Ames Laboratory physicist Paul Canfield has always been a vocal proponent of his field, condensed matter physics, but he's about to take it up a notch. In March, Canfield will begin a four-year leadership stint heading up the Condensed Matter Physics Division of the American Physical Society. APS recently announced that Canfield had been elected vice-chair of the CMP division.

Contact: Kerry Gibson
kgibson@ameslab.gov
515-294-1405
DOE/Ames Laboratory

1-Feb-2016
Nondestructive testing: Sandia looks inside composites
Sandia National Laboratories is developing nondestructive testing methods to detect possible hidden damage inside lightweight composite materials.

Contact: Sue Holmes
sholmes@sandia.gov
505-844-6362
DOE/Sandia National Laboratories

25-Jan-2016
Cracking cases
A group of nuclear detectives at the Department of Energy's Oak Ridge National Laboratory takes on tough challenges, from detecting illicit uranium using isotopic 'fingerprints' to investigating Presidential assassination conspiracies. 'A very big capability at Oak Ridge exists for nuclear analytics, all the way from helping commercial production of nuclear power to making sure the world's nuclear materials are properly accounted for,' said ORNL's Joseph Giaquinto, leader of the Nuclear Analytical Chemistry and Isotopics Laboratories.

Contact: Dawn Levy
levyd@ornl.gov
865-576-6448
DOE/Oak Ridge National Laboratory

21-Jan-2016
Higher speed, more precision
In just a little over a year of operation, the US Department of Energy Ames Laboratory's dynamic nuclear polarization (DNP) solid-state nuclear magnetic resonance (NMR) spectrometer has successfully characterized materials at the atomic scale level with more speed and precision than ever possible before.

Contact: Steve Karsjen
karsjen@ameslab.gov
515-294-5643
DOE/Ames Laboratory

19-Jan-2016
ORNL researchers use neutrons to gain insight into battery inefficiency
Scientists at Oak Ridge National Laboratory are improving the lifetimes of rechargeable batteries that run on lithium, a small atom that can pack tightly into graphite anode materials. The valuable ions are depleted as a battery charges, and they are also lost to the formation of a thin coating on a battery's anode during initial charging. ORNL researchers used two powerful neutron science facilities to try to understand the dynamics behind this phenomenon.

Contact: Dawn Levy
levyd@ornl.gov
865-576-6448
DOE/Oak Ridge National Laboratory

15-Jan-2016
ORNL's thermal cameras snoop beneath surfaces to reveal materials' secrets
In 1995, the Department of Energy's Continuous Fiber Ceramic Composite program, led by Oak Ridge National Laboratory, bought a high-speed infrared camera -- one of the first available for purchase outside the military. Since then, ORNL has acquired at least 10 additional IR cameras for use in a spectrum of projects. The cameras have mapped changing temperatures as heat flows through objects from gears to artwork.

Contact: Dawn Levy
levyd@ornl.gov
865-576-6448
DOE/Oak Ridge National Laboratory

9-Jan-2016
Four Ames Laboratory physicists named 'highly cited' by Thomson Reuters
Four Ames Laboratory physicists -- Paul Canfield, Sergey Bud'ko, Thomas Koschny, and Costas Soukoulis -- were recently named to Thomson Reuters' Highly Cited Researchers 2015.

Contact: Laura Millsaps
millsaps@ameslab.gov
515-294-3474
DOE/Ames Laboratory

6-Jan-2016
ORNL on team officially recognized for elements 115, 117 discovery
The International Union for Pure and Applied Chemistry has announced formal verification of four new chemical elements, recognizing the Department of Energy's Oak Ridge National Laboratory and its collaborators for the discovery of elements 115 and 117.

Contact: Morgan McCorkle
mccorkleml@ornl.gov
865-574-7308
DOE/Oak Ridge National Laboratory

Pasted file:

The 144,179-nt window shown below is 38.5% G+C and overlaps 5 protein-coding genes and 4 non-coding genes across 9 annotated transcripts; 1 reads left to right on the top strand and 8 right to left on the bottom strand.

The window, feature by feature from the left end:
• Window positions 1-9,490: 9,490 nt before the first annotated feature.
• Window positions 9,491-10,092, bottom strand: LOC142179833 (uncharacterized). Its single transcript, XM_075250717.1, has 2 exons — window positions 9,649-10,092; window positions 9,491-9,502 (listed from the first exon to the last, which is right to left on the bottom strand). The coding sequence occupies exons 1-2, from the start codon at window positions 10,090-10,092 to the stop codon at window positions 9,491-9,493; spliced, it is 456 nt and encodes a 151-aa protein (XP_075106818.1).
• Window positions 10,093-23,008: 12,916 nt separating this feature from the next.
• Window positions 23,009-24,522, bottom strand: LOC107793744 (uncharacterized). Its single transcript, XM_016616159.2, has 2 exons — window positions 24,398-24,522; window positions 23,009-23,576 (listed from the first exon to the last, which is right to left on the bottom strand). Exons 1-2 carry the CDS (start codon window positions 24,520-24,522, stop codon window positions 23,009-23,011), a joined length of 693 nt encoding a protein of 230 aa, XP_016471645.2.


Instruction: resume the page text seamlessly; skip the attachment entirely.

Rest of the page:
29-Dec-2015
2015's Top 10 Scientific Advances at Brookhaven National Laboratory
From creating the tiniest drops of primordial particle soup to devising new ways to improve batteries, catalysts, superconductors, and more, scientists at the US Department of Energy's Brookhaven National Laboratory pushed the boundaries of discovery in 2015. Here, in no particular order, are our picks for the top 10 advances of the year.

Contact: Karen McNulty Walsh
kmcnulty@bnl.gov
631-344-8350
DOE/Brookhaven National Laboratory

9-Dec-2015
To get more oomph from an electron gun, tip it with diamondoids
They sound like futuristic weapons, but electron guns are actually workhorse tools for research and industry: They emit streams of electrons for electron microscopes, semiconductor patterning equipment and particle accelerators, to name a few important uses. Now scientists at Stanford University and the Department of Energy's SLAC National Accelerator Laboratory have figured out how to increase these electron flows 13,000-fold by applying a single layer of diamondoids -- tiny, perfect diamond cages -- to an electron gun's sharp gold tip.

Contact: Andrew Gordon
agordon@slac.stanford.edu
650-926-2282
DOE/SLAC National Accelerator Laboratory

9-Dec-2015
Mr. Rare Earth easing into retirement
When Karl A. Gschneidner Jr. began work on his Ph.D. at Iowa State University and hired on as an Ames Laboratory graduate researcher in metallurgy, Dwight Eisenhower was serving his first term in the White House. Now, more than six decades later, Gschneidner is formally retiring effective Jan. 5, 2016 after a distinguished career that led him to become internationally recognized as Mr. Rare Earth.

Contact: Kerry Gibson
kgibson@ameslab.gov
515-294-1405
DOE/Ames Laboratory

8-Dec-2015
Producing cold electron beams to increase collision rates at the relativistic heavy ion collider
Accelerated ion beams heat up. This causes a problem for physicists trying to get the particles to collide. So physicists at the Relativistic Heavy Ion Collider, a nuclear physics research facility at Brookhaven National Laboratory, are exploring ways to cool the beams and keep their particles tightly packed.

Contact: Karen McNulty Walsh
kmcnulty@bnl.gov
631-344-8350
DOE/Brookhaven National Laboratory

23-Nov-2015
PPPL engineers build mirror mechanism using 3-D-printer and off-the-shelf parts
At the Princeton Plasma Physics Laboratory, the spirit of tinkering lives. This past summer a team of engineers invented a mechanical device designed to be installed on ITER, the multinational fusion machine being built in the south of France, using 3-D printing and parts bought at Walmart.

Contact: Raphael Rosen
rrosen@pppl.gov
609-243-3317
DOE/Princeton Plasma Physics Laboratory

Showing stories 126-150 out of 415 stories.